United States Securities and Exchange Commission v. iFresh, Inc. et al

Filing 40

ORDER granting 33 Motion for Judgment as a Matter of Law; denying 37 Motion to Compel. Judgment shall be entered against iFresh in the amount of $1,657,478, which consists of $1,002,893 in disgorgement, $104,585 in pre-judgment interest, and $550,000 in civil penalties. The Clerk of Court is respectfully directed to enter judgment accordingly and close the case.Ordered by Judge Allyne R. Ross on 2/5/2024. (MK)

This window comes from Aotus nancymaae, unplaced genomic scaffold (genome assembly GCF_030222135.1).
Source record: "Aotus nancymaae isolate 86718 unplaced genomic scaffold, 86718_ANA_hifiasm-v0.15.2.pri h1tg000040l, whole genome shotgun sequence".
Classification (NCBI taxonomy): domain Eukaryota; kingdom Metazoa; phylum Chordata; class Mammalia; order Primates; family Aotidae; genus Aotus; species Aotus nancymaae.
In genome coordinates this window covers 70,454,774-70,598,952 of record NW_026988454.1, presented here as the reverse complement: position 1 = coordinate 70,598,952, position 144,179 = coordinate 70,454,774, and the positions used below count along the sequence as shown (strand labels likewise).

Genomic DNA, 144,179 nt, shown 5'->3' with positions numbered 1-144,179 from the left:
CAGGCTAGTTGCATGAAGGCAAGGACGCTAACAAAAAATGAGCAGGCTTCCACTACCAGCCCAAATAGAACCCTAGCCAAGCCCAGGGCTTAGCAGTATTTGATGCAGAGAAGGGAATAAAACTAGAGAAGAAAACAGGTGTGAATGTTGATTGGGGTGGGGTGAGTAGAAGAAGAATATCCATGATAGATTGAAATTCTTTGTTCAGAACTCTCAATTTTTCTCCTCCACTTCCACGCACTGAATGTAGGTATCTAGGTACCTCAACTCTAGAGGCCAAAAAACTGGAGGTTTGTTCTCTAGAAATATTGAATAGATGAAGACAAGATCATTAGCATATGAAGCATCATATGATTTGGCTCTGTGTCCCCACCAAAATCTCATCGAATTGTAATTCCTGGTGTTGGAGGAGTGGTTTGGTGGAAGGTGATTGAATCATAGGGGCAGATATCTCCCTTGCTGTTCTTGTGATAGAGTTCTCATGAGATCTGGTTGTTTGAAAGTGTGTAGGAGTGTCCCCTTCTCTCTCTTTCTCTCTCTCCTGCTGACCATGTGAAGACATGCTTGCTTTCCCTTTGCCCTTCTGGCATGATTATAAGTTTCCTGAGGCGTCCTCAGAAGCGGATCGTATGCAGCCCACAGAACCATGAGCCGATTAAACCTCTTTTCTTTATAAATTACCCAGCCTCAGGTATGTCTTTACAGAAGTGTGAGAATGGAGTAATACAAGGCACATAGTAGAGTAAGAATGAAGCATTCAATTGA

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UNITED STATES DISTRICT COURT EASTERN DISTRICT OF NEW YORK UNITED STATES SECURITIES AND EXCHANGE COMMISSION, Plaintiff, 22-CV-3200 (ARR) (SJB) NOT FOR ELECTRONIC OR PRINT PUBLICATION -againstOPINION & ORDER iFRESH, INC. and LONG DENG, Defendants. ROSS, United States District Judge: In this civil action, the Securities and Exchange Commission alleges that defendant iFresh and its former CEO, Long Deng,1 violated federal securities laws by failing to properly disclose transactions with related parties in iFresh’s public filings. Presently before me is the SEC’s motion for a final judgment ordering iFresh to disgorge its ill-gotten gains, plus pre-judgment interest, and imposing a civil monetary penalty. iFresh has filed a cross-motion to exclude the expert report upon which the SEC’s disgorgement calculation relies. For the reasons stated herein, I GRANT the SEC’s motion and DENY iFresh’s cross-motion. BACKGROUND The SEC filed its Complaint on May 31, 2022, alleging that defendants misled investors “by hiding and misstating information about related party transactions that iFresh entered into with entities owned and controlled by Deng and his brother.” Compl. ¶ 1, ECF No. 1. A “related party transaction” is one between two parties that are closely associated. Id. ¶ 2; see 17 C.F.R. § 229.404. Federal securities laws require publicly traded companies such as iFresh to disclose any related 1 Defendant Deng has consented to a judgment imposing permanent injunctions and requiring him to pay disgorgement and civil penalties. See Judgment as to Defendant Long Deng, ECF No. 32. I entered final judgment against Mr. Deng in May 2023. See id. party transaction exceeding $120,000. Compl. ¶ 2, 30; see 17 C.F.R. § 229.404(a). The SEC alleges that between August 10, 2016 and August 13, 2020, iFresh engaged in numerous related party transactions and failed to disclose over twelve million dollars in such payments. Id. ¶ 3–4. In doing so, the SEC contends, iFresh violated Section 17(a) of the Securities and Exchange Act of 1933, and sections 10(b), 13(a), 13(b)(2)(A), and 13(b)(2)(B) of the Securities and Exchange Act of 1934, as well as Rules 10b-5, 12b-20, and 13a-1 thereunder. Id. ¶ 8. iFresh consented to a bifurcated process for resolving the SEC’s claims against it, whereby I would address injunctive relief separately from penalties. See Consent of Def. iFresh, Inc. ¶ 3 (“Consent of iFresh”), ECF No. 15-2. On October 17, 2022, I entered partial judgment against iFresh permanently restraining and enjoining it from violating the securities laws and regulations at issue. Mot. for J. Based on Settlement Bifurcated, ECF No. 15; J. as to Def. iFresh, Inc., ECF No. 24. As part of this settlement, iFresh agreed that for the purposes of the SEC’s forthcoming motion for disgorgement and civil penalties, all allegations in the Complaint would be accepted as true. Consent of iFresh, Inc. ¶ 3. The SEC filed that motion on October 11, 2023. Mot. for J. as a Matter of L., ECF No. 33. iFresh filed its cross-motion and opposition on December 1, 2023. Cross-Mot., ECF No. 37; Mem. Supp. Cross-Mot. to Exclude Expert Testimony & in Opp’n to Pl.’s Mot. for J. as a Matter of L. (“Cross-Mot.”), ECF No. 38. LEGAL STANDARD I. Remedies for Violations of Securities Laws When a party violates federal securities laws, a district court “has broad discretion not only to order the disgorgement of any ill-gotten gains, but also to determine the amount to be disgorged.” SEC v. Universal Express, Inc., 646 F. Supp. 2d 552, 562-63 (S.D.N.Y. 2009); see also 15 U.S.C. §§ 78u(d)(5), (7). “Disgorgement is a method of forcing a defendant to give up the 2 amount by which he was unjustly enriched.” SEC v. Razmilovic, 738 F.3d 14, 31 (2d Cir. 2013) (quotation marks omitted). It also serves “to deter violations of the securities laws by depriving violators of their ill-gotten gains” and “to compensate securities fraud victims for their losses.” SEC v. Fischbach Corp., 133 F.3d 170, 175 (2d Cir. 1997). Because this equitable remedy “is about ‘return[ing] the funds to victims,’” it is appropriate only where victims “suffered pecuniary harm.” SEC v. Govil, 86 F.4th 89, 104–05 (2d Cir. 2023) (quoting Liu v. SEC, 140 S. Ct. 1936, 1948 (2020)). The amount of ill-gotten gains need not be determined “with exactitude”: A “reasonable approximation of profits causally connected to the violation” will suffice. Razmilovic, 738 F.3d at 31 (quotation marks omitted). Once the SEC meets its burden of establishing such an approximation, the burden shifts to the defendant “to show that his gains were unaffected by his offenses.” Id. (quotation marks omitted). Any risk of uncertainty falls on the defendant, who bears the burden of “show[ing] what transactions were unaffected by [its] offenses.” SEC v. Lorin, 76 F.3d 458, 462 (2d Cir. 1996). Furthermore, a defendant’s inability to pay does not prevent a court from ordering disgorgement: “The fact that swindlers have run through the proceeds of the fraud and are now insolvent should not prevent the imposition of a remedy, since defendants may subsequently acquire the means to satisfy the judgment.” SEC v. Inorganic Recycling Corp., No. 99-CV-10159 (GEL), 2002 WL 1968341, at *2 (S.D.N.Y. Aug. 23, 2002) (quotation marks omitted); see also SEC v. Juno Mother Earth Asset Mgmt., No. 11-CV-1778, 2014 WL 1325912, at *3 (S.D.N.Y. Mar. 31, 2014); SEC v. Alt. Green Techs., Inc., No. 11-CV-9056, 2014 WL 7146032, at *4 (S.D.N.Y. Dec. 15, 2014). Pre-judgment interest, like disgorgement, is discretionary. SEC v. First Jersey Secs., Inc., 101 F.3d 1450, 1476 (2d Cir. 1996). “Requiring payment of interest prevents a defendant from 3 obtaining the benefit of what amounts to an interest[-]free loan procured as a result of illegal activity.” SEC v. Haligiannis, 470 F. Supp. 2d 373, 385 (S.D.N.Y. 2007) (quotation marks omitted). Courts typically approve the use of the IRS underpayment rate to determine the interest rate imposed. First Jersey Secs., 101 F.3d at 1476. Federal courts are also authorized to order civil monetary penalties for violations of the Securities and Exchange Act. See 15 U.S.C. § 78(u)(d)(3)(A). There are three tiers of penalties available for each violation of the securities laws. See id. § 78(u)(d)(3)(B). “[A] second-tier penalty may be imposed if the violation ‘involved fraud, deceit, manipulation, or deliberate or reckless disregard of a regulatory requirement.’” Razmilovic, 738 F.3d at 38 (quoting 15 U.S.C. § 78(u)(d)(3)(B)(ii)). “The tier determines the maximum penalty, with the actual amount of the penalty left up to the discretion of the district court.” SEC v. Kern, 425 F.3d 143, 153 (2d Cir. 2005). Courts exercising this discretion weigh: “(1) the egregiousness of the violation; (2) the degree of scienter; (3) the isolated or repeated nature of the violations; and (4) the sincerity of defendant’s assurances against future violations.” Haligiannis, 470 F. Supp. 2d at 384. II. Expert Witnesses Under Federal Rule of Evidence 702, expert testimony is admissible if the party seeking to introduce the evidence demonstrates that it is more likely than not that: (a) the expert’s scientific, technical, or other specialized knowledge will help the trier of fact to understand the evidence or to determine a fact in issue; (b) the testimony is based on sufficient facts or data; (c) the testimony is the product of reliable principles and methods; and (d) the expert’s opinion reflects a reliable application of the principles and methods to the facts of the case. District courts must conduct “a preliminary assessment of whether the reasoning or methodology underlying the [proffered expert] testimony is scientifically valid and of whether that reasoning or methodology properly can be applied to the facts in issue.” Daubert v. Merrell Dow Pharms., Inc., 4 509 U.S. 579, 592–93 (1993). The Daubert assessment “is fluid and will necessarily vary from case to case.” Amorgianos v. Nat’l R.R. Passenger Corp., 303 F.3d 256, 266 (2d Cir. 2002); see also Kumho Tire Co. v. Carmichael, 526 U.S. 137, 150 (1999) (“[T]he gatekeeping inquiry must be tied to the facts of a particular case.” (quotation marks omitted)). “[O]nly serious flaws in reasoning or methodology” warrant the exclusion of expert testimony; otherwise, “[i]f an expert’s testimony lies within ‘the range where experts might reasonably differ,’ the jury, and not the trial court,” should decide how heavily to weight it. In re Fosamax Prods. Liab. Litig., 645 F. Supp. 2d 164, 173 (S.D.N.Y. 2009) (quoting Kumho Tire, 526 U.S. at 153). DISCUSSION As an initial matter, I find that the preconditions for the remedies sought by the SEC are all met. iFresh has agreed that, for the purposes of this motion, the allegations of the Complaint shall be deemed true—and taken as true, the Complaint details violations of federal securities law for the reasons detailed in the SEC’s motion. Consent of iFresh ¶ 3; see generally Mem. Supp. of Mot. for Remedies and Final J. 2–6 (“Mot.”), ECF No. 34. iFresh does not argue otherwise, nor could it, given the terms under which it consented to a bifurcated resolution of this matter. See generally Cross-Mot.; see also Consent of iFresh ¶ 3 (“Defendant further agrees that in connection with the Commission’s motion for disgorgement and/or civil penalties . . . Defendant will be precluded from arguing that it did not violate the federal securities laws alleged in the Complaint.”). The SEC’s allegation that iFresh’s stock prices were artificially inflated during the relevant time period, taken as true, also establishes the requisite pecuniary harm to those who purchased iFresh stock during that time period. Compl. ¶ 83; see Govil, 86 F.4th at 104. The central issue, then, is whether I should exercise my discretion to order disgorgement, as well as pre-judgment interest and a civil penalty. The SEC seeks to meet its burden of showing 5 a “reasonable approximation” of profits connected to the violations by relying on the expert report of Dr. Martina Martynova. See Mot. 6–8. This expert estimated iFresh’s ill-gotten gains by calculating the amount iFresh’s stock price was inflated during the relevant time period and multiplying its proceeds from each stock-based transaction during that time by that amount. See Tushaus Decl., Ex. 1 at 10–14 (“Martynova Report”), ECF No. 35. iFresh in turn seeks to exclude Dr. Martynova’s expert report because she is not a qualified expert. See Cross-Mot. 4–7. Dr. Martynova has decades of academic and professional experience in finance, economics, and valuation. See Martynova Report at 1; see also id. App. A. Specifically, she holds a PhD in Finance from Tilburg University and worked as a financial economist at Cornerstone Research for seven years before joining the SEC as a financial economist, where she has worked for over seven years. Id. In these capacities, she has worked on numerous cases that required the estimation of the benefit to a company resulting from its misconduct. Cross-Mot., Ex. 1 at 27:211 (“Martynova Tr.”). At both Cornerstone and the SEC, she has specifically worked on matters that involve estimating the benefit to a company resulting from its transactions with related parties—precisely the sort of transactions involved in this case. Id. at 37:24–38:24; 44:7–46:24. Dr. Martynova has analyzed stock price inflation hundreds of times. Id. at 29:22-25. iFresh contends that the SEC failed to establish Dr. Martynova’s competence because she lacks specific expertise in ill-gotten gains, related party transactions, or stock price inflation. Cross-Mot. at 4–7. Its arguments to that effect, however, are either unpersuasive or rest on mischaracterizations of the record. First, iFresh points out that Dr. Martynova admitted that she never published any articles or issued any expert reports concerning these specific issues; it also notes that she was unable to point to public cases where her stock price inflation analysis was used. Id. at 6–7. Although Dr. Martynova did testify that she has never personally provided expert 6 testimony, Martynova Tr. at 25:22-24, 36:10-13, she also explained that her role is typically that of a consultant, and that she has supported other experts in reports that have been accepted by courts multiple times, id. at 36:3-9; she further elaborated that much of her work at the SEC is not public-facing, id. at 34:25–35:1-22. And although Dr. Martynova testified that she has not published scholarly articles on ill-gotten gains, related party transactions, or stock price inflation id. at 50:2-24, she explained that she “retired” from publishing scholarly articles in 2012, id. at 49:24–50:1—early in her time at Cornerstone, not long after leaving academia, see Martynova Report, App’x A. “Any one of the qualities listed in Rule 702—knowledge, skill, experience, training, or education—may be sufficient to qualify a witness as an expert.” SEC v. Ripple Labs, Inc., No. 20CV-10832, 2023 WL 5670711, at *4 (S.D.N.Y. Mar. 6, 2023) (quotation marks omitted). There is no requirement that a witness have previously testified as an expert to be qualified, see Harrison v. Howmedica Osteonics Corp., No. 06-CV-745, 2008 WL 906585, at *9 (D. Ariz. Mar. 31, 2008); Ghaner v. First Liberty Ins. Corp., No. 21-CV-1392, 2023 WL 5565004, at *3 (M.D. Fla. June 26, 2023); nor must an expert have published scholarly articles on the subject matter at issue to be qualified under Rule 702. iFresh’s reliance on SEC v. Tourre, 950 F. Supp. 2d 666 (S.D.N.Y. 2013), and LinkCo, Inc. v. Fujitsu Ltd., No. 00-CV-7242, 2002 WL 1585551 (S.D.N.Y. July 16, 2002), is misplaced: Tourre involved an expert with absolutely “no education, expertise, or experience” in the area upon which he opined, 950 F. Supp. 2d at 676-77, and LinkCo dealt with an expert who relied on “credentials rather than analysis” and was unable to explain how he reached his conclusions, 2002 WL 1585551, at *3–4. Dr. Martynova, by contrast, has ample education, expertise, and experience in estimating stock price inflation and ill-gotten gains; she 7 does not merely rely on her credentials, but has explained in detail how she reached her conclusions. Next, iFresh asserts that Dr. Martynova was unable to point to any scholarly articles or materials supporting her ultimate conclusions, see Cross Mot. at 6, but this is incorrect. Dr. Martynova’s expert report cites to several scholarly articles that supported her analysis, Martynova Report at 6 ns. 19–21, and includes an appendix identifying the materials regarding iFresh upon which she relied, as well as other scholarly works, see id. App. B. iFresh is similarly misleading when it states that Dr. Martynova failed to do any independent research on comparable companies. See Cross Mot. at 6–7. Read in context, Dr. Martynova’s testimony made clear that she relied on iFresh’s predecessor’s own list of comparable companies because this was available to investors and would have affected investors’ valuation of the company, see Martynova Tr. at 129:9–130:8— not because, as iFresh seems to suggest, she could not be bothered to identify comparable companies on her own. The SEC also persuasively points out that Dr. Martynova’s analysis of comparable companies was ultimately irrelevant to the amount it requested for disgorgement, because that figure was informed by a different analysis that yielded a more conservative result. Reply in Supp. of Mot. for Remedies and Final J. at 7 n.1, ECF No. 39 (“Reply”). Finally, defendant is disingenuous in its assertion that that Dr. Martynova “admi[tted] that many of her ultimate conclusions were only derived from her generalized ‘background in finance.’” Cross Mot. at 7. Dr. Martynova referred to her background in finance only when defendant asked her what she would rely upon if the articles she cited did not support her conclusions—an assumption for which defendant has provided no evidence. See Martynova Tr. at 104:2–105:2. Dr. Martynova further testified that she has been “living and breathing” this type of analysis for her “entire professional life.” Id. at 105:24–106:4. And as discussed, she has conducted 8 hundreds of analyses of stock price inflation, including matters involving transactions with related parties. Id. at 27:2-11; 29:22-25; 37:24–38:9; 44:22–46:24. iFresh’s cross-motion focuses on Dr. Martynova’s qualifications, although it appears at times to conflate the question of her qualification with the question of her opinion’s reliability. See Cross-Mot. at 4, 6. In any event, the SEC has met its burden of demonstrating that Rule 702’s criteria are met. Dr. Martynova’s “specialized knowledge,” discussed above, will help me, “the trier of fact[,] . . . determine” the appropriate amount of disgorgement. Fed. R. Evid. 702(a). Her report is “based on sufficient facts or data,” Fed. R. Evid. 702(b), such as iFresh’s public filings, investigative testimony exhibits, publicly available data, academic research articles, and textbooks, see Martynova Report, App. B. Dr. Martynova used “[s]tandard analytical methods . . . to calculate ill-gotten gains,” Martynova Report at 10, rendering her report “the product of reliable principles and methods,” Fed .R. Evid. 702(c). And she explained in detail how she reliably applied these methods to the facts of this case. Fed. R. Evid. 702(d); see Martynova Report at 10–14. iFresh’s attempts to characterize Dr. Martynova’s testimony as unreliable rest on the same grounds as its attempts to deem her unqualified, see Cross-Mot. at 4–7; iFresh has not suggested any alternative method of calculating its ill-gotten gains, nor has it disputed any of the facts upon which Dr. Martynova’s analysis relied.2 Because there are no genuine disputed issues of fact, the SEC’s motion for final judgment is not premature. Contra SEC v. Gallison, No. 15-CV-5456, 2023 WL 3004882, at *5 (S.D.N.Y. Feb. 4, 2023), report and recommendation adopted, No. 15-CV-5456, 2023 WL 3090857 (S.D.N.Y. Apr. 26, 2023) (denying summary judgment where the defendant offered evidence challenging the SEC’s estimate of pecuniary gain); cf. SEC v. Lek Secs. Corp., 612 F. Supp. 3d 287, 294 (S.D.N.Y. 2020) (reasoning that defendants’ “conclusory assertion that the SEC failed to carry its burden” was insufficient to render the SEC’s approximation of profits unreasonable). 2 9 I accordingly conclude that the SEC has met its burden of showing a “reasonable approximation” of gains causally connected to iFresh’s violations, and that iFresh has not demonstrated that this estimate is unreasonable. Razmilovic, 738 F.3d at 31. iFresh’s assertion that defendant Deng’s actions have “stripped iFresh of its assets” does not render disgorgement inappropriate, given that iFresh “may subsequently acquire the means to satisfy the judgment.” Cross-Mot. at 8; Inorganic Recycling Corp., 2002 WL 1968341, at *2. iFresh argues that the SEC should be seeking recoupment from Mr. Deng, not iFresh, because Mr. Deng has repurchased iFresh’s primary asset, and because the misconduct alleged in this action “harm[ed] iFresh for the benefit of [Mr. Deng] and his family members.” Cross-Mot. at 8–9. But this argument is unavailing: As the SEC points out, iFresh benefitted from Mr. Deng’s misconduct, and it would be inequitable to waive financial remedies because of that misconduct. Reply at 9–10 & n.3. Prejudgment interest and a civil penalty are likewise appropriate. I have discretion to order that any disgorgement award include prejudgment interest, see Haligiannis, 470 F. Supp. 2d at 385, and the SEC has calculated prejudgment interest using the routine method to which iFresh has already consented, see First Jersey Secs., 101 F.3d at 1476; Consent of iFresh ¶3. I am similarly authorized to impose a civil monetary penalty, and I conclude that a one-time second-tier penalty is appropriate given the repeated reckless conduct and resulting losses to other persons detailed in the Complaint. See Compl. ¶¶ 31–83. Contrary to iFresh’s assertion, there is no requirement that the SEC present evidence of bad faith to obtain pre-judgment interest or civil penalties3—and in 3 The cases cited by iFresh do not suggest otherwise. See Cross-Mot. at 9 n.2. Morales v. Freund, 163 F.3d 763 (2d Cir. 1999), merely held that a district court did not abuse its discretion in declining to order pre-judgment interest where the defendants may have acted in good faith—it did not impose a bad faith requirement. Id. at 767. And the district court in Analytical Survs., Inc. v. Tonga Partners, L.P., No. 06-CV-2692, 2008 WL 4443828 (S.D.N.Y. Sept. 29, 2008), considered the lack of evidence of bad faith as part of its exercise of discretion; it did not suggest 10 any event, the Complaint, taken as true for the purposes of this motion, contains ample allegations that iFresh knowingly or at least recklessly violated securities laws. See, e.g., id. ¶¶ 57–59, 64–66, 76, 78 (explaining how Mr. Deng, despite knowing that iFresh had engaged in related party transactions and that this was a significant area identified by iFresh’s auditor, failed to take appropriate steps to ensure that iFresh was properly disclosing these transactions to the public); see also Constr. Labs. Pension Tr. for S. Cal. v. CBS Corp., 433 F. Supp. 3d 515, 549 (S.D.N.Y. 2020) (holding that a CEO’s scienter may be imputed to a company). CONCLUSION For the reasons set forth above, the SEC’s motions is GRANTED and iFresh’s motion is DENIED. Judgment shall be entered against iFresh in the amount of $1,657,478, which consists of $1,002,893 in disgorgement, $104,585 in pre-judgment interest, and $550,000 in civil penalties. SO ORDERED. /s/ Allyne R. Ross United States District Judge Dated: February 5, 2024 Brooklyn, New York that bad faith was a prerequisite to an award of pre-judgment interest. Neither case addresses civil penalties. 11